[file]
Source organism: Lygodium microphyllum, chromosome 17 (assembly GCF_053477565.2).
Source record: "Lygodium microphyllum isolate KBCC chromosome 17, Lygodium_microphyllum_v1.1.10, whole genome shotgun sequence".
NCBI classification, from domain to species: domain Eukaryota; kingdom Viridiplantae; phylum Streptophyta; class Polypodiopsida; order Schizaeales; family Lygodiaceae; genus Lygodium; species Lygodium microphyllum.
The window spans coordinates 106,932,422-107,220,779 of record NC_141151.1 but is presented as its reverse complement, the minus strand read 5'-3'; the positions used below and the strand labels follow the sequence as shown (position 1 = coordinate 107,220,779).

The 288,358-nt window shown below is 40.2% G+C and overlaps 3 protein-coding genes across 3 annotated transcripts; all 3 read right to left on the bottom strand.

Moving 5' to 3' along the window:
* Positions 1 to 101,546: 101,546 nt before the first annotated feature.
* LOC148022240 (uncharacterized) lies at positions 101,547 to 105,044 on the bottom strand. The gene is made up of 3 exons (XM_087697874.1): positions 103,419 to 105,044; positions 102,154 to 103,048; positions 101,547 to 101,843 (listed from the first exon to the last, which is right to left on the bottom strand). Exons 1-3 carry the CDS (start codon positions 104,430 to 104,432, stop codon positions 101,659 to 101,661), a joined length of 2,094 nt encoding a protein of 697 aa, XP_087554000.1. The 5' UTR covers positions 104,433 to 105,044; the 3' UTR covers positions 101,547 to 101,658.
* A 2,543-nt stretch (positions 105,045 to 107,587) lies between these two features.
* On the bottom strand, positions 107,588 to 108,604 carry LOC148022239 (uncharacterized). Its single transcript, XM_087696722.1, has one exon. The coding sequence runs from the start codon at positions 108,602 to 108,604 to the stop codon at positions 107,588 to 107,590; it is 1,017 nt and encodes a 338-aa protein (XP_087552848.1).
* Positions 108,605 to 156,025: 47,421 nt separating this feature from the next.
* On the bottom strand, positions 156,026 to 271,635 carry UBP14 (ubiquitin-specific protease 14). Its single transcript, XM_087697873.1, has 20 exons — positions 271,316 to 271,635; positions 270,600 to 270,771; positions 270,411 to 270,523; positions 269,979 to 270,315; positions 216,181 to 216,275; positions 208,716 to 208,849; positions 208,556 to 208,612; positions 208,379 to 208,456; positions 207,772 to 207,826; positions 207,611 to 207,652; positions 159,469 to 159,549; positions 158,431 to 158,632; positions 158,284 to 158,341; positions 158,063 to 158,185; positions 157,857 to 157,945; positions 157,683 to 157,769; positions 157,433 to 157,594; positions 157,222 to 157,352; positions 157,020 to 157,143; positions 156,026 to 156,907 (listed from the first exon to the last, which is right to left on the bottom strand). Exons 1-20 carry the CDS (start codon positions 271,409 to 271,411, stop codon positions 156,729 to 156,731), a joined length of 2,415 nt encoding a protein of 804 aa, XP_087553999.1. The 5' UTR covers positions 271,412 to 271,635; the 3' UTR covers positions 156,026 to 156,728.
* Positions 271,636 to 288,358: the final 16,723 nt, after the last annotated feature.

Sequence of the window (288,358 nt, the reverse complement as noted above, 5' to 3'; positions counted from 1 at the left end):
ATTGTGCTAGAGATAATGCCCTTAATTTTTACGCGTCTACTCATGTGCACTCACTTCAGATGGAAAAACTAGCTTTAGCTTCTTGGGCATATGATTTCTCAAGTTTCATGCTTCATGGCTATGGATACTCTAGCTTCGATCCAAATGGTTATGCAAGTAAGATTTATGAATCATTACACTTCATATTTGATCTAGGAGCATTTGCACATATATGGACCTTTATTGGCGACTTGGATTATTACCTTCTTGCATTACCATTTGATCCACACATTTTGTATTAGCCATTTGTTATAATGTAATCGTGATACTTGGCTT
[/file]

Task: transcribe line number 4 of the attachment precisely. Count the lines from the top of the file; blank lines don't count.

The window spans coordinates 106,932,422-107,220,779 of record NC_141151.1 but is presented as its reverse complement, the minus strand read 5'-3'; the positions used below and the strand labels follow the sequence as shown (position 1 = coordinate 107,220,779).